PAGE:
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American provinces, the rivers of which are well known to abound with an inexhaustible plenty and variety of fish, that will yield fine Isinglass sufficient for the consumption of all Europe, provided a just encouragement be given to our fisheries.-That our Author's intent in the present publication was to set the subject of British Isinglass in its true light, and to communicate a method whereby the most perfect fining for the purpose of clarifying malt liquors may be made from the same, equal in efficacy to that made from any sort of foreign lsinglass whatever; that the coarser sorts, if perfectly dry and found, are not inferior to the best staple-ilinglass, for the uses of the brewer; they require only a longer time, and a proper management, to le formed into fining: that from some very accurate experiments, made by a gentleman of undoubted honour and veracity, it appears, that fining made with British Isinglass performs its office more speedily, and falls closer to the bottom, than the foreign ; that the fine, pellucid sorts, are consumed in making mockpearls, and in stilfening linens, silks, gauzes, &c. the use of gums and starch being jufily laid aside, on account of their disposing the fabrics to rot, crack, and mildew ; that the inferior forts have been reduced two hundred çer cent. since the commencement of the British manufacture; that for this article there is an annual remittance of forty thousand pounds sterling; that the yearly consumplion in the brewery is calculated at twentyfive tons; that one in four has been saved by the home manufacture, and that by an adequate supply of materials from our own colonies, this importacion may be entirely superseded.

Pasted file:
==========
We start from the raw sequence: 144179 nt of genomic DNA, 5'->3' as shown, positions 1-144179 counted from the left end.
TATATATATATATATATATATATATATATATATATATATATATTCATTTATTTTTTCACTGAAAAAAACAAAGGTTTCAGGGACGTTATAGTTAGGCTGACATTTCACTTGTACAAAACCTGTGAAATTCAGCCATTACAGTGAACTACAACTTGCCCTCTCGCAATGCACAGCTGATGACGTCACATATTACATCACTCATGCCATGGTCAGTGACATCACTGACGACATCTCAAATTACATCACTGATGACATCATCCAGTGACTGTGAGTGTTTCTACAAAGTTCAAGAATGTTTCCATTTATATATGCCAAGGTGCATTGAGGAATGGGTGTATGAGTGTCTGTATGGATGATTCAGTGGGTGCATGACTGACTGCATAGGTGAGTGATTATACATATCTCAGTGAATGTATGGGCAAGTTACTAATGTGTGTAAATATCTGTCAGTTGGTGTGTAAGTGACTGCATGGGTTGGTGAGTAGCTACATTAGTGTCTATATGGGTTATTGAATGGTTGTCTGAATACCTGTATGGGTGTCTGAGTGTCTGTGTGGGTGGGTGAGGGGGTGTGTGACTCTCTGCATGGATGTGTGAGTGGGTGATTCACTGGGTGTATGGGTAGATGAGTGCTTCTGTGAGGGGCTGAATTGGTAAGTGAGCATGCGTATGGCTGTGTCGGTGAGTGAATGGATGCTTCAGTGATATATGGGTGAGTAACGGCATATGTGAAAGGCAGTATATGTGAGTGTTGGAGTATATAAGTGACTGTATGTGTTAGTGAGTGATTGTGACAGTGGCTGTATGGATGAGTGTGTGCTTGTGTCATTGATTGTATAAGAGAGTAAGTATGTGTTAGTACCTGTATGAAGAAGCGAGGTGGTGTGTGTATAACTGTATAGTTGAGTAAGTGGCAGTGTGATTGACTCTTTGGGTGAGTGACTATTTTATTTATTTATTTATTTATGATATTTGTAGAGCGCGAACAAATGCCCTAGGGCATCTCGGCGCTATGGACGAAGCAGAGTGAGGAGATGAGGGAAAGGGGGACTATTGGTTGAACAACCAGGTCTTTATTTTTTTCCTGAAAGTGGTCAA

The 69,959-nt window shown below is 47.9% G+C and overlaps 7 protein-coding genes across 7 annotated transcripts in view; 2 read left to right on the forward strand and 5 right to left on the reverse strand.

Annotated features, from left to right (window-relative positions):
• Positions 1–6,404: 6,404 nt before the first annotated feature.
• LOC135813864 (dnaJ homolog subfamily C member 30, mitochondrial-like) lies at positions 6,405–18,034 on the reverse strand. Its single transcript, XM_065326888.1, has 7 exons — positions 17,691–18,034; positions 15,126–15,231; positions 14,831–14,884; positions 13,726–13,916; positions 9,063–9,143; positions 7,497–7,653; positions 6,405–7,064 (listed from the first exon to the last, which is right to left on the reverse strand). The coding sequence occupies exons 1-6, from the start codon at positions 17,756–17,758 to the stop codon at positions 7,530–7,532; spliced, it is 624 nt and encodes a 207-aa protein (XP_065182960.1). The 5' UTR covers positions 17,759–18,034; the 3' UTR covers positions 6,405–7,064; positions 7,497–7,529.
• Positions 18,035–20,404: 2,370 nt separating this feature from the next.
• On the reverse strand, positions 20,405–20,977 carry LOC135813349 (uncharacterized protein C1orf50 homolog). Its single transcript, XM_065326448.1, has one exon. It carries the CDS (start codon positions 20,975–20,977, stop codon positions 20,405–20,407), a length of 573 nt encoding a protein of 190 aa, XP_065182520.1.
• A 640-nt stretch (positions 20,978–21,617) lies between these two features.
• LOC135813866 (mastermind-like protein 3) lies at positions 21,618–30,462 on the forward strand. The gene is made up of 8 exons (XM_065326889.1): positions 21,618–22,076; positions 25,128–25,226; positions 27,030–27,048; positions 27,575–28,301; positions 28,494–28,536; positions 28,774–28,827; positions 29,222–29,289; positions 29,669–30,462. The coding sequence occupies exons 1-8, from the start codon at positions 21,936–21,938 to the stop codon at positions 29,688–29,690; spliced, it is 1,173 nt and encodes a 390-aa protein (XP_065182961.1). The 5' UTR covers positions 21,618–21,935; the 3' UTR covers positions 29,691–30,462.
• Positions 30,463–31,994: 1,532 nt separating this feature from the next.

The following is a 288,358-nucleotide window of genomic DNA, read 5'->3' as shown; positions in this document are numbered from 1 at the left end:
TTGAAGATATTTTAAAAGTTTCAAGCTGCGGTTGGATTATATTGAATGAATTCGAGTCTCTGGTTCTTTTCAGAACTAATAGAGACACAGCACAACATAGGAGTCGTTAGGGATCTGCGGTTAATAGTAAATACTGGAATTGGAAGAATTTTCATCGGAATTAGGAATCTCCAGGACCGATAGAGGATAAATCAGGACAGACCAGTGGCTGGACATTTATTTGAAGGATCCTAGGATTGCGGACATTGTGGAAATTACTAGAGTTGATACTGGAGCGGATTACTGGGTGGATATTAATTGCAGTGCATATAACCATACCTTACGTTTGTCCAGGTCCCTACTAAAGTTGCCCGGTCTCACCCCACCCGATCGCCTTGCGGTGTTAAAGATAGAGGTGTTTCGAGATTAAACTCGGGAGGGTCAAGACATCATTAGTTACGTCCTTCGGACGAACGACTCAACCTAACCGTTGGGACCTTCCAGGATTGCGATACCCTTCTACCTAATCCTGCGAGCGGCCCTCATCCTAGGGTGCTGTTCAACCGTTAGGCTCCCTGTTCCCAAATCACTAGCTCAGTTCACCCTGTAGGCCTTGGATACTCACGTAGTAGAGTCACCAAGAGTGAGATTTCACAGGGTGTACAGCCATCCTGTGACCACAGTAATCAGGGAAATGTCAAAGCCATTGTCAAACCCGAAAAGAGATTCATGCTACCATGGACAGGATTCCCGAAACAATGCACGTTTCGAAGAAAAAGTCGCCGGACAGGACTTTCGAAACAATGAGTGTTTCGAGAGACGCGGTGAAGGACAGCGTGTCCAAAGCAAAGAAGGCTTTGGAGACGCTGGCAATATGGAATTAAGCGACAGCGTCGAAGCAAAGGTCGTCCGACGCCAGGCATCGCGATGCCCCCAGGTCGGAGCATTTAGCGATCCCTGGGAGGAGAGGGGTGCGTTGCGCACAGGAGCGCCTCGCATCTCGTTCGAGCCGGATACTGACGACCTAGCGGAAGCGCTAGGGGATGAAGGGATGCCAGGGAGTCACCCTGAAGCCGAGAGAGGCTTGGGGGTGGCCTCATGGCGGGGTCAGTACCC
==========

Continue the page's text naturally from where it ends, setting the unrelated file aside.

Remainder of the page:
If the above particulars are justly represented, we hope Mr. Jackson will reap the fruits of his application and invention, We think, however, it would have been more to his reputation, if, in one part, he had not appeared a little in the character of a nojtrum-monger. The virtues of Isinglass for the purpose of fining are much injured, if, by being exposed to beat, its difiolution is urged beyond a certain point: and this disposition to liquify is more remarkable in British than foreign lsinglass. • The whites of eggs, says Mr. Jackson, well whisked up, and commixed with British fining, greatly prevents its fuidity, and acts very powerfully in the business of fining ; but as that ad. dition is generally too costly for this purpose, we hope to be able to discover some cheap substitute to answer the same intentions. As this must be the result of experience, we shall be filent in this point, at present, except that it may not be improper to hint, that there is a certain faline matter easily procurable, which, if commixed to the proportion of a dram to a barrel of fining, greatly improves its clarifying principles, the rationale of which thall be mentioned hereafter.'-- Posibly our Author may have been provoked to this piece of secrecy by the prejudice and inviFf2